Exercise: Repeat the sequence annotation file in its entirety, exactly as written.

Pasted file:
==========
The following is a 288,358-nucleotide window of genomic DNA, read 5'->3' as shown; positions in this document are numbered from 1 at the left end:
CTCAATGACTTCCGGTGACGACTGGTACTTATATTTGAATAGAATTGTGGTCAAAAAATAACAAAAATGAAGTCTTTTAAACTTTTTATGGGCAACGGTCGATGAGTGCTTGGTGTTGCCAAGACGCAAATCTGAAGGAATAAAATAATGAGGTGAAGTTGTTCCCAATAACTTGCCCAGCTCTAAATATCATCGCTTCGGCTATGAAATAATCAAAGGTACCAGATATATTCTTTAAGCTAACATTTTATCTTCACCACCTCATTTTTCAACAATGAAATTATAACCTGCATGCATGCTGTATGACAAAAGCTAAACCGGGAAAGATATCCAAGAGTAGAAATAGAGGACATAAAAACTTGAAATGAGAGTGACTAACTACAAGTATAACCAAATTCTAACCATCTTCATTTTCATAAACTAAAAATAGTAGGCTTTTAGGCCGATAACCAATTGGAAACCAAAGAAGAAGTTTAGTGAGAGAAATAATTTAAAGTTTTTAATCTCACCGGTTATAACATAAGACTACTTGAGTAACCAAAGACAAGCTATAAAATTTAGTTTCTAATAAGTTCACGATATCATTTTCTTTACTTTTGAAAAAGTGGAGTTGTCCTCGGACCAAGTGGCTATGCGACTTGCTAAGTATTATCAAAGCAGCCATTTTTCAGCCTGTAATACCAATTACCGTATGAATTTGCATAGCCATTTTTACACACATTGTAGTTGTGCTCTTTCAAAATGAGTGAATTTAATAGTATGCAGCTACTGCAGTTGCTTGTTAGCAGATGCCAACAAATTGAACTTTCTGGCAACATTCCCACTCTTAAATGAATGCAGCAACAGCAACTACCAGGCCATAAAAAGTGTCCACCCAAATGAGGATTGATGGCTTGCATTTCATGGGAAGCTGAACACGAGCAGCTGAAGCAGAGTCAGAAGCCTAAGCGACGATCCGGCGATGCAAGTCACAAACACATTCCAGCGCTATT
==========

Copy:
The following is a 288,358-nucleotide window of genomic DNA, read 5'->3' as shown; positions in this document are numbered from 1 at the left end:
CTCAATGACTTCCGGTGACGACTGGTACTTATATTTGAATAGAATTGTGGTCAAAAAATAACAAAAATGAAGTCTTTTAAACTTTTTATGGGCAACGGTCGATGAGTGCTTGGTGTTGCCAAGACGCAAATCTGAAGGAATAAAATAATGAGGTGAAGTTGTTCCCAATAACTTGCCCAGCTCTAAATATCATCGCTTCGGCTATGAAATAATCAAAGGTACCAGATATATTCTTTAAGCTAACATTTTATCTTCACCACCTCATTTTTCAACAATGAAATTATAACCTGCATGCATGCTGTATGACAAAAGCTAAACCGGGAAAGATATCCAAGAGTAGAAATAGAGGACATAAAAACTTGAAATGAGAGTGACTAACTACAAGTATAACCAAATTCTAACCATCTTCATTTTCATAAACTAAAAATAGTAGGCTTTTAGGCCGATAACCAATTGGAAACCAAAGAAGAAGTTTAGTGAGAGAAATAATTTAAAGTTTTTAATCTCACCGGTTATAACATAAGACTACTTGAGTAACCAAAGACAAGCTATAAAATTTAGTTTCTAATAAGTTCACGATATCATTTTCTTTACTTTTGAAAAAGTGGAGTTGTCCTCGGACCAAGTGGCTATGCGACTTGCTAAGTATTATCAAAGCAGCCATTTTTCAGCCTGTAATACCAATTACCGTATGAATTTGCATAGCCATTTTTACACACATTGTAGTTGTGCTCTTTCAAAATGAGTGAATTTAATAGTATGCAGCTACTGCAGTTGCTTGTTAGCAGATGCCAACAAATTGAACTTTCTGGCAACATTCCCACTCTTAAATGAATGCAGCAACAGCAACTACCAGGCCATAAAAAGTGTCCACCCAAATGAGGATTGATGGCTTGCATTTCATGGGAAGCTGAACACGAGCAGCTGAAGCAGAGTCAGAAGCCTAAGCGACGATCCGGCGATGCAAGTCACAAACACATTCCAGCGCTATT